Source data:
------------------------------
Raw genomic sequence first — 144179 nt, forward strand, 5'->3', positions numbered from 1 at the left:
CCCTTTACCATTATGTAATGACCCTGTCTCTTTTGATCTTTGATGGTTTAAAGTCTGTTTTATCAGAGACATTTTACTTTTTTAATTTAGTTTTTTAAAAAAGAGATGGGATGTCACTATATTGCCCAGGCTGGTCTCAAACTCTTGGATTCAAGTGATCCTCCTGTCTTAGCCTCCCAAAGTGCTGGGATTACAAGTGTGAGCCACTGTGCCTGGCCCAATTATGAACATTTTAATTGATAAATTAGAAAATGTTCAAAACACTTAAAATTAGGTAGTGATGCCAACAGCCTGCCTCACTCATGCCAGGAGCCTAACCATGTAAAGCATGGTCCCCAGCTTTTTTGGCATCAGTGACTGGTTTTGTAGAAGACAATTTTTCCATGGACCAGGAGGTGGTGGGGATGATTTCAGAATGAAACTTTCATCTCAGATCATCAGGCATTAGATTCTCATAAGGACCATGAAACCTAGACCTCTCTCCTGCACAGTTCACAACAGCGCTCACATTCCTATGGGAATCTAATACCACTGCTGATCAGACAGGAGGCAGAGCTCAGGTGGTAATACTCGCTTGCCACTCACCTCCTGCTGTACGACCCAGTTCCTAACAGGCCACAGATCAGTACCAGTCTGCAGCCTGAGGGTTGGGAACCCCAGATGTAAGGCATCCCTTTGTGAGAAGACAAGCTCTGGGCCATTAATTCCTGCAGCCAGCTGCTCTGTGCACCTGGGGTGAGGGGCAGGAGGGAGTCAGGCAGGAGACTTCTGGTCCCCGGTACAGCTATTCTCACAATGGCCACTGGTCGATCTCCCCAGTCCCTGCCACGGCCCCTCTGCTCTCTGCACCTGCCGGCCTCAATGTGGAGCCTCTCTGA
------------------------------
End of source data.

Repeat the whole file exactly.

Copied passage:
Raw genomic sequence first — 144179 nt, forward strand, 5'->3', positions numbered from 1 at the left:
CCCTTTACCATTATGTAATGACCCTGTCTCTTTTGATCTTTGATGGTTTAAAGTCTGTTTTATCAGAGACATTTTACTTTTTTAATTTAGTTTTTTAAAAAAGAGATGGGATGTCACTATATTGCCCAGGCTGGTCTCAAACTCTTGGATTCAAGTGATCCTCCTGTCTTAGCCTCCCAAAGTGCTGGGATTACAAGTGTGAGCCACTGTGCCTGGCCCAATTATGAACATTTTAATTGATAAATTAGAAAATGTTCAAAACACTTAAAATTAGGTAGTGATGCCAACAGCCTGCCTCACTCATGCCAGGAGCCTAACCATGTAAAGCATGGTCCCCAGCTTTTTTGGCATCAGTGACTGGTTTTGTAGAAGACAATTTTTCCATGGACCAGGAGGTGGTGGGGATGATTTCAGAATGAAACTTTCATCTCAGATCATCAGGCATTAGATTCTCATAAGGACCATGAAACCTAGACCTCTCTCCTGCACAGTTCACAACAGCGCTCACATTCCTATGGGAATCTAATACCACTGCTGATCAGACAGGAGGCAGAGCTCAGGTGGTAATACTCGCTTGCCACTCACCTCCTGCTGTACGACCCAGTTCCTAACAGGCCACAGATCAGTACCAGTCTGCAGCCTGAGGGTTGGGAACCCCAGATGTAAGGCATCCCTTTGTGAGAAGACAAGCTCTGGGCCATTAATTCCTGCAGCCAGCTGCTCTGTGCACCTGGGGTGAGGGGCAGGAGGGAGTCAGGCAGGAGACTTCTGGTCCCCGGTACAGCTATTCTCACAATGGCCACTGGTCGATCTCCCCAGTCCCTGCCACGGCCCCTCTGCTCTCTGCACCTGCCGGCCTCAATGTGGAGCCTCTCTGA